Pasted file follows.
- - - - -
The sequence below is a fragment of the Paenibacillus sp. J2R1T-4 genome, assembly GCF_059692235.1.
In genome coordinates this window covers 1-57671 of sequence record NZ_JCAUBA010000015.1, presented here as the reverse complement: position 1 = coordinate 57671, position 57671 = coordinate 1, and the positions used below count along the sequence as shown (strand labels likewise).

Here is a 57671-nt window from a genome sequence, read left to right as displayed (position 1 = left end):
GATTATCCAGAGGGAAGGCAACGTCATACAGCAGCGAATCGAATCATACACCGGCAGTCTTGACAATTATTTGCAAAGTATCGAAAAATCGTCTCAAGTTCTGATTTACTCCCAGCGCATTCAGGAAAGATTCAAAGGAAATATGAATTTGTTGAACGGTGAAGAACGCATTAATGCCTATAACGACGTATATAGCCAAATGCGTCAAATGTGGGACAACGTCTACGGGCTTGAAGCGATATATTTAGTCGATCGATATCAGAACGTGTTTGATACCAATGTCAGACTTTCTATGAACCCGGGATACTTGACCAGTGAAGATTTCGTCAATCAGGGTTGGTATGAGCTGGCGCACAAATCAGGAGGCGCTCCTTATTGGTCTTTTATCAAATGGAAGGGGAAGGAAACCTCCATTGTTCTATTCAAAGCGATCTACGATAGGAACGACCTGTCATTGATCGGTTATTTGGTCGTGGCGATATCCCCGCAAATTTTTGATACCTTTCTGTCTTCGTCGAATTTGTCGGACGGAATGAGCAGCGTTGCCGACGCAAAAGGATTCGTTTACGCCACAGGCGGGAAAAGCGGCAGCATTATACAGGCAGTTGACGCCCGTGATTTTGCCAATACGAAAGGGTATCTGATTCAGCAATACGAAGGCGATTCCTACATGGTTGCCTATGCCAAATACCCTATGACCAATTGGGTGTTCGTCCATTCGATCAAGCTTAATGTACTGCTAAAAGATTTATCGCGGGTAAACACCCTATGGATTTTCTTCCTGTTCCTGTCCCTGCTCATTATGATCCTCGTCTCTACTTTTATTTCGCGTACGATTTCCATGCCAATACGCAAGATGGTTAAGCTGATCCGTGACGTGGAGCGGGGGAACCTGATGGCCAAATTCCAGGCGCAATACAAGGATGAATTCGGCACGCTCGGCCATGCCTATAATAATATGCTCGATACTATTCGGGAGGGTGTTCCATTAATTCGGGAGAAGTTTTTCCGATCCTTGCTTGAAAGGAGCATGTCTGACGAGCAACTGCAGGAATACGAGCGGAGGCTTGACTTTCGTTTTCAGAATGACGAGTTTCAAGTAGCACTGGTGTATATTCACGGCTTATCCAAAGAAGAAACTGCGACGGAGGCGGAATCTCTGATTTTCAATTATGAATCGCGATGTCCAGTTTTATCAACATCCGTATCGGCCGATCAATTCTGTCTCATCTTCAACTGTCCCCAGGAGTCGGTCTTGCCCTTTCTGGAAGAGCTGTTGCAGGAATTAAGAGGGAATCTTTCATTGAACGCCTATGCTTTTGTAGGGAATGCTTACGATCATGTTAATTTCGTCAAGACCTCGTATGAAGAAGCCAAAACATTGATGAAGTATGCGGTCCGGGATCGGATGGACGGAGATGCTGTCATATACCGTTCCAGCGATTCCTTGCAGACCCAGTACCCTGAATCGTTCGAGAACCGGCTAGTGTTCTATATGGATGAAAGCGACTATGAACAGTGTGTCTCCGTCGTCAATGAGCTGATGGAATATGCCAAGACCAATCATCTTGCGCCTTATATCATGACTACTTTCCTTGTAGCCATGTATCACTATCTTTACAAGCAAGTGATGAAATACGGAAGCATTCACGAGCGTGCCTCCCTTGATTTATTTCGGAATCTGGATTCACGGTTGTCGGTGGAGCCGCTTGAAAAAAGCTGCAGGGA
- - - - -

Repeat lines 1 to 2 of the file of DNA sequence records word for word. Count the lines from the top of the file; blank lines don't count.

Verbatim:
The sequence below is a fragment of the Paenibacillus sp. J2R1T-4 genome, assembly GCF_059692235.1.
In genome coordinates this window covers 1-57671 of sequence record NZ_JCAUBA010000015.1, presented here as the reverse complement: position 1 = coordinate 57671, position 57671 = coordinate 1, and the positions used below count along the sequence as shown (strand labels likewise).